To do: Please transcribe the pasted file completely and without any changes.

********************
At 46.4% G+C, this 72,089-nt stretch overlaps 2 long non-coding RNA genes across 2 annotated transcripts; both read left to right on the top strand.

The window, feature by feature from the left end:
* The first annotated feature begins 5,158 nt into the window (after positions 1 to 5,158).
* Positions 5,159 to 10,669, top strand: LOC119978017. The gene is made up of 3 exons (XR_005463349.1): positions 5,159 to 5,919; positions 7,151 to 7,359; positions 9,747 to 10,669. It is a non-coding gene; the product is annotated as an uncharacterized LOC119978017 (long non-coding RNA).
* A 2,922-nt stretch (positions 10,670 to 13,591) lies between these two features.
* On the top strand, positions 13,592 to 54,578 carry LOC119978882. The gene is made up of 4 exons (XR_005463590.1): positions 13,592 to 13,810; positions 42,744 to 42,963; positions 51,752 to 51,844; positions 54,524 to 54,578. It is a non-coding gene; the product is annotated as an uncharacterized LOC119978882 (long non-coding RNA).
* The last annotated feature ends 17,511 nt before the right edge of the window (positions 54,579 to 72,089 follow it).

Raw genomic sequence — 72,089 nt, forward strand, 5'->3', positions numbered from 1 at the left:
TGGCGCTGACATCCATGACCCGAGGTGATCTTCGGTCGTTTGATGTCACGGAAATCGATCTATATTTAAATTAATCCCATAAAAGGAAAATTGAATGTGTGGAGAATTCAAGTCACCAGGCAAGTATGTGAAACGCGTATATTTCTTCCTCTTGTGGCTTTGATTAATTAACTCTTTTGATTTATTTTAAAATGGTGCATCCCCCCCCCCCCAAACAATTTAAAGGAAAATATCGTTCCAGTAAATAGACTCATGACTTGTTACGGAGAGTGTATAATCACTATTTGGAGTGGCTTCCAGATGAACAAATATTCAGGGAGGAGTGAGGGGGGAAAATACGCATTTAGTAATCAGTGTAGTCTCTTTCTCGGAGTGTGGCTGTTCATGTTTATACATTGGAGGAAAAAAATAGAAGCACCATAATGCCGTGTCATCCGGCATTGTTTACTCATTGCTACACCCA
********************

At 46.4% G+C, this 72,089-nt stretch overlaps 2 long non-coding RNA genes across 2 annotated transcripts; both read left to right on the top strand.

The window, feature by feature from the left end:
* The first annotated feature begins 5,158 nt into the window (after positions 1 to 5,158).
* Positions 5,159 to 10,669, top strand: LOC119978017. The gene is made up of 3 exons (XR_005463349.1): positions 5,159 to 5,919; positions 7,151 to 7,359; positions 9,747 to 10,669. It is a non-coding gene; the product is annotated as an uncharacterized LOC119978017 (long non-coding RNA).
* A 2,922-nt stretch (positions 10,670 to 13,591) lies between these two features.
* On the top strand, positions 13,592 to 54,578 carry LOC119978882. The gene is made up of 4 exons (XR_005463590.1): positions 13,592 to 13,810; positions 42,744 to 42,963; positions 51,752 to 51,844; positions 54,524 to 54,578. It is a non-coding gene; the product is annotated as an uncharacterized LOC119978882 (long non-coding RNA).
* The last annotated feature ends 17,511 nt before the right edge of the window (positions 54,579 to 72,089 follow it).

Raw genomic sequence — 72,089 nt, forward strand, 5'->3', positions numbered from 1 at the left:
TGGCGCTGACATCCATGACCCGAGGTGATCTTCGGTCGTTTGATGTCACGGAAATCGATCTATATTTAAATTAATCCCATAAAAGGAAAATTGAATGTGTGGAGAATTCAAGTCACCAGGCAAGTATGTGAAACGCGTATATTTCTTCCTCTTGTGGCTTTGATTAATTAACTCTTTTGATTTATTTTAAAATGGTGCATCCCCCCCCCCCCAAACAATTTAAAGGAAAATATCGTTCCAGTAAATAGACTCATGACTTGTTACGGAGAGTGTATAATCACTATTTGGAGTGGCTTCCAGATGAACAAATATTCAGGGAGGAGTGAGGGGGGAAAATACGCATTTAGTAATCAGTGTAGTCTCTTTCTCGGAGTGTGGCTGTTCATGTTTATACATTGGAGGAAAAAAATAGAAGCACCATAATGCCGTGTCATCCGGCATTGTTTACTCATTGCTACACCCA